1 John 2:12-14 gives us one of the most wonderful prose-like theological structures in Scripture. The Apostle, writing about the benefits that believers have in Christ casts it under the figure of little children, young men and fathers. His intention was to explain the benefits that believers possess in Christ by means of the Scriptures–i.e. the forgiveness of sins, knowing Christ and overcoming the evil one. In turn, he will call them to live in light of these privileges. On the surface, it appears that John may simply have been seeking to address the children, young men and older men in the congregations to whom he is writing; but, a consideration of what he says–namely, that all the saving benefits belong to all believers who are united to Christ–leads to a very different conclusion. John wrote:

I am writing to you, little children,
because your sins are forgiven for his name’s sake.
I am writing to you, fathers,
because you know him who is from the beginning.
I am writing to you, young men,
because you have overcome the evil one.
I write to you, children,
because you know the Father.
I write to you, fathers,
because you know him who is from the beginning.
I write to you, young men,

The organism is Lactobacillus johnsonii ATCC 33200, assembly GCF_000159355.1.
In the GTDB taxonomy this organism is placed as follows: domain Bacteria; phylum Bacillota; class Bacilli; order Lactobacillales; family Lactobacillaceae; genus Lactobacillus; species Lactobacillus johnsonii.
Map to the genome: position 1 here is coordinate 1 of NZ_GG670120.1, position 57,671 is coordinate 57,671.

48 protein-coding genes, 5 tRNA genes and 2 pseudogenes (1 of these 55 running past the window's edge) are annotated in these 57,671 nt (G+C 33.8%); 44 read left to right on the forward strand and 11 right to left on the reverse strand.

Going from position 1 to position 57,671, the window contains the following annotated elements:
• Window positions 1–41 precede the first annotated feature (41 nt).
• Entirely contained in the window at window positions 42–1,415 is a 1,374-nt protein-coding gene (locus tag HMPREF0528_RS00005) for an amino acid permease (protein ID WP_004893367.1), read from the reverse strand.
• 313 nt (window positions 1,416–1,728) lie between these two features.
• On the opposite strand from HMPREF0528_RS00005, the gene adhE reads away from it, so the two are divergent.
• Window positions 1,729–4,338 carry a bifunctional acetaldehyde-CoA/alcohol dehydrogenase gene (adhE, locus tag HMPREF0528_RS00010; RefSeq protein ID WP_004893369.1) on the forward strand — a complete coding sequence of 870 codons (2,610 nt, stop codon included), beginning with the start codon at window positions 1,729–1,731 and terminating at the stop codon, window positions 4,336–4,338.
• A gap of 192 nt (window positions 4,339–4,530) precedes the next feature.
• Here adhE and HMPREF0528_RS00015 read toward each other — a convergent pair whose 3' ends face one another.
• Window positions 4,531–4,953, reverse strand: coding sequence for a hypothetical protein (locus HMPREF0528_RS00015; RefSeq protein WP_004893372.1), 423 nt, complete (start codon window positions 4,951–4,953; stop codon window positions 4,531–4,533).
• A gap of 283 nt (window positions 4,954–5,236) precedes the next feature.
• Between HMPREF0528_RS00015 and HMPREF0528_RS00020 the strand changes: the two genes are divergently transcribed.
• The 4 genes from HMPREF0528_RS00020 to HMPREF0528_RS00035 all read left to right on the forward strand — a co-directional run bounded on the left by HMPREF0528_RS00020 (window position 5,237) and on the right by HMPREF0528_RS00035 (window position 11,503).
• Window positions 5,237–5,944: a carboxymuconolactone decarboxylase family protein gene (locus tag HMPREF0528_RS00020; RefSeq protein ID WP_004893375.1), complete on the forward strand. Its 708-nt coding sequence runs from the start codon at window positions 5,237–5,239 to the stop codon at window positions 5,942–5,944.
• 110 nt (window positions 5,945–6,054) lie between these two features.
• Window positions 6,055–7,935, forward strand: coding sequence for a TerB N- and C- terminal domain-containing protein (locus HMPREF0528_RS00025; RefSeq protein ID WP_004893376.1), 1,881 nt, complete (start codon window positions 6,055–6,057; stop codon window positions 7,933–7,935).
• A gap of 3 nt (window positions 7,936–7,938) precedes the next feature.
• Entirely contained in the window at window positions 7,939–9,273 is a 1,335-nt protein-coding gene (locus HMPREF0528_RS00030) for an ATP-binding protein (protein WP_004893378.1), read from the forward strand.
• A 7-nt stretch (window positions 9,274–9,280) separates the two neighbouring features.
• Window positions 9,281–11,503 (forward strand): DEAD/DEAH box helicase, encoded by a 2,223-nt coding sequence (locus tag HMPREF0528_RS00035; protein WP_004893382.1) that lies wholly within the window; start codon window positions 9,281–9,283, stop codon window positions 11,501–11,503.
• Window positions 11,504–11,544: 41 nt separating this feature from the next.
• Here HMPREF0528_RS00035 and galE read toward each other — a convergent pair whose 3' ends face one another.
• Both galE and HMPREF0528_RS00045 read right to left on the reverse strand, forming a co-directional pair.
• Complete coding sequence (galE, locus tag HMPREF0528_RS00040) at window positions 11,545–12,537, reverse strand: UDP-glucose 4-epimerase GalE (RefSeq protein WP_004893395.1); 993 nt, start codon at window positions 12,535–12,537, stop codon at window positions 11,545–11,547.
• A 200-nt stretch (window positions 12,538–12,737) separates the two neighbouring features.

because you are strong,
and the word of God abides in you,
and you have overcome the evil one.

Many years ago I happened across the idea that John was using these titles as shorthand for the different spiritual stages in which believers are at different times in their Christian life. In his experientially rich little book The Path of True Godliness, William Teellinck unpacked each of the three designations from the “spiritual stages” angle when he wrote the following:

“The Defining Characteristics of Little Children in Christ

God’s children who pursue the true purpose of the Christian life belong in one of three categories. The apostle tells us they are little children, young men, or fathers in spiritual life (1 John 2:12–14). We will now examine these three categories in relation to their true purpose in life and explain their attitude toward it. We will first speak about the condition of little children in Christ.

Little children in Christ have been born again. In accordance with the nature of spiritual rebirth, they have experienced forgiveness of their sins (1 John 2:12). They have also, to some extent, received the gift of knowing the Father—that he is their Father and they may thus address him, saying, “Abba, Father” (Rom. 8:15). Since they have experienced the goodness of the Father, they desire to behave like obedient children of such a good Father and very earnestly seek to pursue their true purpose in life. However, they have little insight into the special nature and demands of the Christian life. They are either very exceedingly comforted by God or intensely sorrowful before him, depending on if they see their most recent conduct toward God as either right or wrong. Their particular spiritual condition generally expresses itself in these three ways.

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